Dolan said much of the di­a­logue was im­pro­vised but drawn from ac­tual con­ver­sa­tions with his own mother. In the midst of those real-life heated ar­gu­ments, Dolan says he nev­er­the­less rec­og­nized how petty they were, and he hoped to show that in the film.

“I knew I was hurt­ing my mother and I was spon­ta­neously guilt-trip­ping and I was al­ready feel­ing guilty about it,” Dolan said of their dys­func­tional de­bates.

“I was im­ma­ture and it showed ... (and) I did know where we were go­ing. I love to ob­serve hu­mans, I love to watch them very closely in all their neu­rotic re­ac­tions and habits and ev­ery­thing, and I’ve al­ways loved do­ing this. I thought I had a third eye in the back of my head, just see­ing things with an­other fil­ter, an­other brain, an­a­lyz­ing while I was fight­ing.”

That abil­ity to see from mul­ti­ple per­spec­tives car­ried over when it came time to put his story on the big screen. Al­though Dolan ad­mits to strug­gling at times with his role as di­rec­tor, he had no qualms about wear­ing mul­ti­ple hats for his first fea­ture.

“Peo­ple im­pose their point of view and their ideas on you and if you don’t know how to deal with all those in­puts you prob­a­bly go crazy,” said Dolan, whose ac­co­lades in­clude three prizes from the Van­cou­ver Film Crit­ics Cir­cle, a $5,000 prize from the Toronto Film Crit­ics As­so­ci­a­tion and the Prix Lu­mieres prize for best French-lan­guage film out­side France.

“I know what I want and I don’t want to lose con­trol. It’s im­por­tant to me that it’s my work, my work of art and I don’t want peo­ple to tell me how to do it, be­cause it’s my vi­sion and it’s my life. ... I want to hear peo­ple’s feed­back but, in the end, I want to keep con­trol on what I do.”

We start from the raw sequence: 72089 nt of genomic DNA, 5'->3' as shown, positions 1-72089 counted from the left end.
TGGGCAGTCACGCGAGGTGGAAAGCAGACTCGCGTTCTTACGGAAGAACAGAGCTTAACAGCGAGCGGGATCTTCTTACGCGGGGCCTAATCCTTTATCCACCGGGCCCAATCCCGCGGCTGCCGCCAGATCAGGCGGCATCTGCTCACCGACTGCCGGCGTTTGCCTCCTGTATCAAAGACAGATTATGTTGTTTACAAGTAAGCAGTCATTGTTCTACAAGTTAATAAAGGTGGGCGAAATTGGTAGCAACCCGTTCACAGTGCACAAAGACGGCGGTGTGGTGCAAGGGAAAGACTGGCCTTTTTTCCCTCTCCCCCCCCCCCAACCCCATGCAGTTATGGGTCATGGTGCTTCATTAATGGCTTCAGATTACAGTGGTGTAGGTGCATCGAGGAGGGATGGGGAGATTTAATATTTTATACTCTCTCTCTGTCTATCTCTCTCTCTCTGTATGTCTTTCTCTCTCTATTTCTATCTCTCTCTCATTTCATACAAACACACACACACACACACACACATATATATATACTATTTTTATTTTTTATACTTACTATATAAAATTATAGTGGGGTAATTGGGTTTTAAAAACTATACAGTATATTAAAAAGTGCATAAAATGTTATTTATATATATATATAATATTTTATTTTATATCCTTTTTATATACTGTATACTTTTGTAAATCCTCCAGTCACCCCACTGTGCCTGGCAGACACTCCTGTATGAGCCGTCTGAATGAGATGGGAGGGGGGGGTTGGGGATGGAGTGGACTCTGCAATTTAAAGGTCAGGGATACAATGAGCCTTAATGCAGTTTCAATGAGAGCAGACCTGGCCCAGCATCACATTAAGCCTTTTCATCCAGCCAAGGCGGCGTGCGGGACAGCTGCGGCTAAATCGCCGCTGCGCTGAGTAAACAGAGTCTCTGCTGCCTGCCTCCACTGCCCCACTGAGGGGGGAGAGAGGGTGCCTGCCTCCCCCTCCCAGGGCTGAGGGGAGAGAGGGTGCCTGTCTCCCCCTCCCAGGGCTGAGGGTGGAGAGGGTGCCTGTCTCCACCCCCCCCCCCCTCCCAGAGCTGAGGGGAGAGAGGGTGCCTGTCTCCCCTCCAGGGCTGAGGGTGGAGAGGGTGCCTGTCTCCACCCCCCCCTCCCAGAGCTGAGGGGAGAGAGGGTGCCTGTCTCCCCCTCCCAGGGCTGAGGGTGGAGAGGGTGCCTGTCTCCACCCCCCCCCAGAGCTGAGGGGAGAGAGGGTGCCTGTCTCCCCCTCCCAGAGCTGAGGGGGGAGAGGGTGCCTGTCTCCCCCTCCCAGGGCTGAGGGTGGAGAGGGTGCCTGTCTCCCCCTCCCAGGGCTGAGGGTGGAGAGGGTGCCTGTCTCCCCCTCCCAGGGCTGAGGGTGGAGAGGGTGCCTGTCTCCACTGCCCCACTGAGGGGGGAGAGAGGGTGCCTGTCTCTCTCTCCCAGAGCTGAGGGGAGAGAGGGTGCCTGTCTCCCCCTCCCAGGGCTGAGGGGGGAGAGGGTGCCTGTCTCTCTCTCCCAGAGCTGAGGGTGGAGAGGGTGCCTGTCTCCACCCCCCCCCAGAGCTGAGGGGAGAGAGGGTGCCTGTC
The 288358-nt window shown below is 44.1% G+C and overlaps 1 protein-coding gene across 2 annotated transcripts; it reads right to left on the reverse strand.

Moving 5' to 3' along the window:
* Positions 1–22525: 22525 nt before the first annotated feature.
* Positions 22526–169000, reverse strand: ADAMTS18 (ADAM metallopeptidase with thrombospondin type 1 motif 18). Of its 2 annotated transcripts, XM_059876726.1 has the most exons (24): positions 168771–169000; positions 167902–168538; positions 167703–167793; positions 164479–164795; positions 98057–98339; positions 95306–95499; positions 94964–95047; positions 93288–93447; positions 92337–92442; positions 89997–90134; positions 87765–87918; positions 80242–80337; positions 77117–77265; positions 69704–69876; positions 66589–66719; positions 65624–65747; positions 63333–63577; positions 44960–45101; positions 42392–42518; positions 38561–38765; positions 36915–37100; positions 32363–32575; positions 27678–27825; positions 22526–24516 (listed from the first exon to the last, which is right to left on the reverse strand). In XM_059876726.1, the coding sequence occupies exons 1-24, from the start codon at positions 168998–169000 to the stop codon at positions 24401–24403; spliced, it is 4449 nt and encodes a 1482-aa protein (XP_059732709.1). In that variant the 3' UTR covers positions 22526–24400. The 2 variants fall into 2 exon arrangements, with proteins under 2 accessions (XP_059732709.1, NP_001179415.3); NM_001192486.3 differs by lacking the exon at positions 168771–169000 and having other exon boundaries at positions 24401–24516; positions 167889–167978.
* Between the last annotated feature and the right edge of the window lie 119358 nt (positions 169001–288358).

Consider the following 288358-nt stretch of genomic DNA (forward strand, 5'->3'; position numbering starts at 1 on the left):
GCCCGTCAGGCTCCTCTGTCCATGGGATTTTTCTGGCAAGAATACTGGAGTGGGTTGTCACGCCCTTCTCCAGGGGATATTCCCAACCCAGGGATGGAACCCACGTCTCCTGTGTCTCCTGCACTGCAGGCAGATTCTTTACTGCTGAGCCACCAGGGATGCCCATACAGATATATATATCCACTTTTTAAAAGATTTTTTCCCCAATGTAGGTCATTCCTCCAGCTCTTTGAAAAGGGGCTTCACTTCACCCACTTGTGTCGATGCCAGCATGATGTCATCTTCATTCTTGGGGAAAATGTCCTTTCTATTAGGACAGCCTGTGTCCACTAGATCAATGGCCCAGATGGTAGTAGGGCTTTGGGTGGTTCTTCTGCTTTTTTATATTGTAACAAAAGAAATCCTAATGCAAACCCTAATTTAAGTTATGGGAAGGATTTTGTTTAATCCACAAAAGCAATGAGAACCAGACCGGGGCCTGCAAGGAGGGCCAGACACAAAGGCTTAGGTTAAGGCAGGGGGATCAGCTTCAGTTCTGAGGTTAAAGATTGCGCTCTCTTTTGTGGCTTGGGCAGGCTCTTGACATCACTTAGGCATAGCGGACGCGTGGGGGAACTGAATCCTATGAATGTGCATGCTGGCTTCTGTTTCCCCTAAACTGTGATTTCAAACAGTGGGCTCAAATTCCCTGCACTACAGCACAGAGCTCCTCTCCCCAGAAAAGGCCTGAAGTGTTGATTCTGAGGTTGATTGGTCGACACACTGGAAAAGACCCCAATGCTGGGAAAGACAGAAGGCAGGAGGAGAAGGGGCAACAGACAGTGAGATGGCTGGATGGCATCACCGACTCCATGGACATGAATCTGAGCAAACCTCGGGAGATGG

That’s not to say that Dolan didn’t rec­og­nize the steep learn­ing curve that lay in front of him. Al­though praised for its deft han­dling of an emo­tion­ally fraught re­la­tion­ship, I Killed My Mother has also been faulted for an un­even tone that ranges from black-and-white di­rect-to-cam­era con­fes­sions to a vi­brantly coloured sex scene.

Dolan said he wres­tled with a de­ci­sion to frame Hu­bert and Chan­tale at the ex­treme edges of the screen dur­ing some of their ex­changes, an un­usual tac­tic that he hoped would un­der­score each char­ac­ter’s lone­li­ness.

“I thought it would prob­a­bly an­noy peo­ple and then in the mid­dle of the shoot­ing I said, ‘ Well if it does an­noy them what­so­ever, I will do it any­way. It’s my vi­sion, it’s my movie and I can do this,’ ” he said.

“Some things were found in the process of shoot­ing and some other things I was afraid to do in the first place, and then I thought in the mid­dle of shoot­ing, ‘ Oh well, why not do it fi­nally? Let’s just do this and let’s dive in and take some risks and be orig­i­nal.’ ”

I Killed My Mother opens in Toronto on Fri­day and is ex­pected to screen in Van­cou­ver at a later date.`